|Select Economic and Energy Data†||Value||State Rank|
|Real Gross Domestic Product, per capita||$29,980||9th lowest|
|Gasoline Price, per gallon||$2.95||5th highest|
|Electricity Price, per kWh||6.49¢||2nd lowest|
Idaho has some of the most affordable electricity in the nation, in part large because 80 percent of its electricity is provided by hydroelectricity, one of the most affordable sources of electricity. A greater percentage of electricity is generated from hydroelectricity in Idaho than in any other state. Natural gas provides 13 percent of the state’s electricity, with wood biomass contributing four percent of the state’s supply.
Idaho has few fossil fuel reserves but enjoys abundant hydroelectric potential on the Snake River and several smaller river basins. Of Idaho’s ten largest electricity facilities, six are hydroelectric. The 450-megawatt Hells Canyon Complex on the Snake River is the largest privately owned hydroelectric power complex in the nation and is one of dozens of privately owned hydroelectric power projects in Idaho.
Regulatory Impediments to Affordable Energy
Although affordable energy is a vital component of a healthy economy, regulations frequently increase energy costs. Regulations imposed in the name of reducing carbon dioxide and greenhouse gas emissions are especially costly. Carbon dioxide is a natural byproduct of the combustion of all carbon-containing fuels, such as natural gas, petroleum, coal, wood, and other organic materials. Today, there is no cost-effective way to capture the carbon dioxide output of the combustion of these fuels, so any regulations that limit carbon dioxide emissions will either limit the use of natural gas, petroleum, and coal, or dramatically increase their prices.
Below are some facts about Idaho’s regulatory environment that are likely to affect the cost of energy or the cost of using energy. Thus far, Idaho has avoided imposing many regulations.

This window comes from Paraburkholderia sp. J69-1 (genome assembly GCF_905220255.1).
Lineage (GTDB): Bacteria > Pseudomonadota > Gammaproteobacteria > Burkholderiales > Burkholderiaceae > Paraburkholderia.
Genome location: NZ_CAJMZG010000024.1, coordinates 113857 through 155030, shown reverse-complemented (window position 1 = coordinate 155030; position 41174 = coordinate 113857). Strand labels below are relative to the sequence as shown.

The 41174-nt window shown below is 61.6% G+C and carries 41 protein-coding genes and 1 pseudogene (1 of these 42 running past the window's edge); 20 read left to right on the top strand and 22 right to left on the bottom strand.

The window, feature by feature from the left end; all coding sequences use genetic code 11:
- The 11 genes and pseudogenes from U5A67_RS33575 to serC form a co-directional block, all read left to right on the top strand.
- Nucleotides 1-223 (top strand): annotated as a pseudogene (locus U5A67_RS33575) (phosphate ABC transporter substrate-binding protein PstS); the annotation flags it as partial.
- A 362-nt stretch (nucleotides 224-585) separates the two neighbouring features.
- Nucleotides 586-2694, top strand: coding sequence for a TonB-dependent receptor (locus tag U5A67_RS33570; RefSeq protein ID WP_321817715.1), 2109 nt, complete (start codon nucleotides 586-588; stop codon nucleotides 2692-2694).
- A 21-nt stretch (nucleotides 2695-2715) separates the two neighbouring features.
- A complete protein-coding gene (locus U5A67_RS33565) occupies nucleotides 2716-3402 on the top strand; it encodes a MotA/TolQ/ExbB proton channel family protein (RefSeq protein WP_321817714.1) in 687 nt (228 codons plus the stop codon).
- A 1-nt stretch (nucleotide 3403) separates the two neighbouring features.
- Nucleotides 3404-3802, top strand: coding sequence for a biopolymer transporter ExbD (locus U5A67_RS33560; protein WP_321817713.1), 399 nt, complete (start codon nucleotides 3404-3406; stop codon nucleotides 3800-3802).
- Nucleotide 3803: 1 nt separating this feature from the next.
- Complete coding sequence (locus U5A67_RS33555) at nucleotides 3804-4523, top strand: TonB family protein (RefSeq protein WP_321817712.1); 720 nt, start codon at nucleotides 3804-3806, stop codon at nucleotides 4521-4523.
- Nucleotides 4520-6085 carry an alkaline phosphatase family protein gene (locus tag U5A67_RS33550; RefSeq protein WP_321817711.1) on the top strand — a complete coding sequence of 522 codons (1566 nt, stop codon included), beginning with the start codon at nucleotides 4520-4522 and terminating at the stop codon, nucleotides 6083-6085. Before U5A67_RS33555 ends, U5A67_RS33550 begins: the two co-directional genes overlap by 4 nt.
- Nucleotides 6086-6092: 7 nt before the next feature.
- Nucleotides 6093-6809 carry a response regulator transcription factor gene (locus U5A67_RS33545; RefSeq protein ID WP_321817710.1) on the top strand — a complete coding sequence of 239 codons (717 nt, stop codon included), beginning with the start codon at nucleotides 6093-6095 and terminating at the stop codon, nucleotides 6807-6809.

- Idaho does not cap greenhouse gas emissions.
- Idaho is an observer of the Western Climate Initiative (WCI), a regional agreement among some American governors and Canadian premiers to target greenhouse gas reductions. The central component of this agreement is the eventual enactment of a cap-and-trade scheme to reduce greenhouse gas emissions 15 percent below 2005 levels by 2020. As an observer of the WCI, Idaho would not be bound to agreements made by WCI members.
- Idaho does not mandate that utilities sell a certain percentage of electricity from renewable sources. However, in March 2006, Idaho established a 2-year moratorium on licensing or processing proposals for new coal-fired power plants; all subsequent proposals have been rejected.
- Idaho does not require gasoline to be mixed with renewable fuels.
- Idaho does not have fuel economy standards similar to California’s, which include attempts to regulate greenhouse gas emissions from new vehicles.
- Idaho requires new residential and commercial buildings to meet energy efficiency standards. Residential and commercial buildings must comply with the 2006 International Energy Conservation Code (IECC).[i] The IECC, developed by the International Code Council, is a model code that mandates certain energy efficiency standards. State buildings must also meet energy efficiency standards. House Bill 422, enacted in 2008, requires all major state projects to be designed, constructed, and certified to be at least 10 to 30 percent more efficient than comparable buildings on similar sites.[ii]
- Idaho does not mandate that state agencies purchase energy-efficient appliances.
- Idaho allows electric utilities to “decouple” revenue from the sale of electricity, but does not allow natural gas utilities to decouple. Some states decouple revenue from actual sales, allowing utilities to increase their revenue by selling less electricity and natural gas.
† Data Sources: Real GDP per capita 2008: Bureau of Economic Analysis, News Release: GDP by State (June 2, 2009), http://www.bea.gov/newsreleases/regional/gdp_ state/gsp_newsrelease.htm; Unemployment: Bureau of Labor Statistics, Regional and State Employment and Unemployment–February 2010 (Mar. 10, 2010); Gasoline Prices: American Automobile Association, AAA Daily Fuel Gauge Report (Mar. 30, 2010); Electricity Prices: Energy Information Administration, Electric Power Monthly, Table 5.6.B., Average Retail Price of Electricity, (March 15, 2010), http://www.eia.doe.gov/cneaf/electricity/epm/table5_6_b.html; Electricity Generation Data: Energy Information Administration, Electricity Generation 2009, http://www.eia.doe.gov/cneaf/electricity/epa/generation_state_mon.xls.
[i] Building Codes Assistance Project, Code Status: Idaho, http://bcap-energy.org/node/65.
[ii] Idaho Code § 39-2901 et seq. (2009), http://www.legislature.idaho.gov/idstat/Title39/T39CH29.htm.